- British Museum
- 3 hours with a PhD or MA-level guide
Next, we’ll traverse the halls of the museum, visiting its most important rooms. This includes the Egyptian collection, where we’ll explore how ancient texts came to be deciphered in the first place and compare the ways in which hieroglyphs and cuneiform, the two earliest scripts, were cracked. We will also spend some time exploring the Rosetta Stone, and some of the nearly 130,000 pieces of cuneiform tablets from ancient Iraq that are on display. Depending on our interests or our guide’s specialty, we may also focus on the art of ancient Iran and/or ancient Iraq, or delve into the Parthenon Marbles. At the end of our time together we will emerge with a better understanding of this major institution and its key role in intellectual life worldwide, leaving us with a sense of wonder and appreciation.
Sarah has lived and worked in London all her life, but pops over to Rome fairly often. After completing her MA in History of Art at University College London, specialising in late 19th Century French Painting and mid 20th Century Art, she has worked in different areas of the contemporary art world in both London and Rome, before deciding to focus on gallery education. This necessitated a far greater knowledge base, so Sarah trained to be a guide and qualified as a City of London Guide and as a Blue Badge Tourist Guide in 2008. She now works as a guide, specialising in Museums and Galleries as well as tours for children and young people, she teaches courses in art history and the history of London at the University of Richmond and works as a gallery educator at the National Portrait Gallery and the Dulwich Picture Gallery, specialising in tours for older people and people with Dementia.
Lawrence travelled and excavated extensively in Israel, Jordan and Egypt before attending the University of Durham where he studied archaeology. He specialised in ancient human remains during his Masters' at Liverpool University Medical School, followed by a year of travel and excavation in the UK and Africa. He won a scholarship to attend University College London, where he wrote his Doctorate on ancient populations of the Western Mediterranean basin and the Canary Islands. He currently lectures at Birkbeck College, University of London. He carries out research at London's Natural History Museum and spends several months each year working on a major archaeological project in Peru. He is also connected with excavations in Egypt, Bolivia, California, Sierra Leone, Ghana, and Spain, where he works with a forensic unit recovering the fallen from the 1936-1939 Spanish Civil War. In addition to his research, he has interests in the classical world, ancient Assyria, geology, palaeontology, twentieth century art history and the history of London.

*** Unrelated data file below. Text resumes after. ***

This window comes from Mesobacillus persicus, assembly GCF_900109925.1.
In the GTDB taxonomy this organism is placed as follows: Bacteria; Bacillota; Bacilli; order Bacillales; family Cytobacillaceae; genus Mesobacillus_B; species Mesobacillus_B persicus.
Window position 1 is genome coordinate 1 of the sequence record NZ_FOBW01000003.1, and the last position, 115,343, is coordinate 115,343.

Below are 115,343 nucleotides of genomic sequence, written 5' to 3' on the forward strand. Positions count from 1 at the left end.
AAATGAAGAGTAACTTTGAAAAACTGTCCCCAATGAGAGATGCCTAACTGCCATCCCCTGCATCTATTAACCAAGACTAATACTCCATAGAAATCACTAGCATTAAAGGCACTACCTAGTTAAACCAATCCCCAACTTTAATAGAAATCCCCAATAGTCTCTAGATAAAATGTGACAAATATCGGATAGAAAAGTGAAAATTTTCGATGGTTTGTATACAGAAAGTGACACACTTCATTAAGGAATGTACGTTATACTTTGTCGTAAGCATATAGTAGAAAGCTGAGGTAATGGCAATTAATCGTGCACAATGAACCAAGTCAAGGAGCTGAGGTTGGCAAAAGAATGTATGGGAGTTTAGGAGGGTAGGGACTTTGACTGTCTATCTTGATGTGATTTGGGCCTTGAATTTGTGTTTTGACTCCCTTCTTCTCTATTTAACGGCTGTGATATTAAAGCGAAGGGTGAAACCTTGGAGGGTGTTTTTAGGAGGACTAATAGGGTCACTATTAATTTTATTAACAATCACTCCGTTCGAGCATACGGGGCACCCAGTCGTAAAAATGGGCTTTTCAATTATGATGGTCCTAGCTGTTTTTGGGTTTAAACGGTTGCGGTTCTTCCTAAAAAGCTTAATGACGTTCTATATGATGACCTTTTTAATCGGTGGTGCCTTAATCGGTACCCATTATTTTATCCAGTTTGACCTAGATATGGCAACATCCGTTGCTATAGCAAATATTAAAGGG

Andrew completed a PhD in Classics at King's College London where he specialised in how the Classical world shaped British politics and culture. His research interests range from Ancient Greece to the British empire, and he has tutored secondary school children in everything from Tudor England to the Second World War. Andrew especially loves the eclectic historical landscape of London which allows one to find ancient ruins or historic pubs amongst the modern city. He teaches ancient history to undergraduates at King's College London and is a keen cyclist and runner.
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